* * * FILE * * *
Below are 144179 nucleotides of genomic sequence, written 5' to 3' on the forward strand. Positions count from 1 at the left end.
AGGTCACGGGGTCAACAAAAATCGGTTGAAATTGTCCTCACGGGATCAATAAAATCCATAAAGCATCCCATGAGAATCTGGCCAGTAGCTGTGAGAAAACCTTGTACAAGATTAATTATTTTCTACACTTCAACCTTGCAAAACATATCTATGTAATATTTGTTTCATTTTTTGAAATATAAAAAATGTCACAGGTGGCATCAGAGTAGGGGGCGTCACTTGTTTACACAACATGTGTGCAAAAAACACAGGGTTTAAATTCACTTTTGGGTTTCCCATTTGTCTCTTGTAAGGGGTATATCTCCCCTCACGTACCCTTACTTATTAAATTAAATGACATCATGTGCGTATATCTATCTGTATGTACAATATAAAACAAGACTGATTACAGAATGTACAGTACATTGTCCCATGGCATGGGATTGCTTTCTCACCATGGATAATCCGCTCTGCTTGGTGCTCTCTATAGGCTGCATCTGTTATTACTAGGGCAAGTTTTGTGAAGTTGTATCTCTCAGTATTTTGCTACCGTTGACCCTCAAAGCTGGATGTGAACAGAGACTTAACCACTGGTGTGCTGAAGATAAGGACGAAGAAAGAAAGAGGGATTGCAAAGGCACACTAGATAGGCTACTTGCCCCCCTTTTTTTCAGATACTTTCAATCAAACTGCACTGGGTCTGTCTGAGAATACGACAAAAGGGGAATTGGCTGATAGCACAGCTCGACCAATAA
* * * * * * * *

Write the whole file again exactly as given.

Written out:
Below are 144179 nucleotides of genomic sequence, written 5' to 3' on the forward strand. Positions count from 1 at the left end.
AGGTCACGGGGTCAACAAAAATCGGTTGAAATTGTCCTCACGGGATCAATAAAATCCATAAAGCATCCCATGAGAATCTGGCCAGTAGCTGTGAGAAAACCTTGTACAAGATTAATTATTTTCTACACTTCAACCTTGCAAAACATATCTATGTAATATTTGTTTCATTTTTTGAAATATAAAAAATGTCACAGGTGGCATCAGAGTAGGGGGCGTCACTTGTTTACACAACATGTGTGCAAAAAACACAGGGTTTAAATTCACTTTTGGGTTTCCCATTTGTCTCTTGTAAGGGGTATATCTCCCCTCACGTACCCTTACTTATTAAATTAAATGACATCATGTGCGTATATCTATCTGTATGTACAATATAAAACAAGACTGATTACAGAATGTACAGTACATTGTCCCATGGCATGGGATTGCTTTCTCACCATGGATAATCCGCTCTGCTTGGTGCTCTCTATAGGCTGCATCTGTTATTACTAGGGCAAGTTTTGTGAAGTTGTATCTCTCAGTATTTTGCTACCGTTGACCCTCAAAGCTGGATGTGAACAGAGACTTAACCACTGGTGTGCTGAAGATAAGGACGAAGAAAGAAAGAGGGATTGCAAAGGCACACTAGATAGGCTACTTGCCCCCCTTTTTTTCAGATACTTTCAATCAAACTGCACTGGGTCTGTCTGAGAATACGACAAAAGGGGAATTGGCTGATAGCACAGCTCGACCAATAA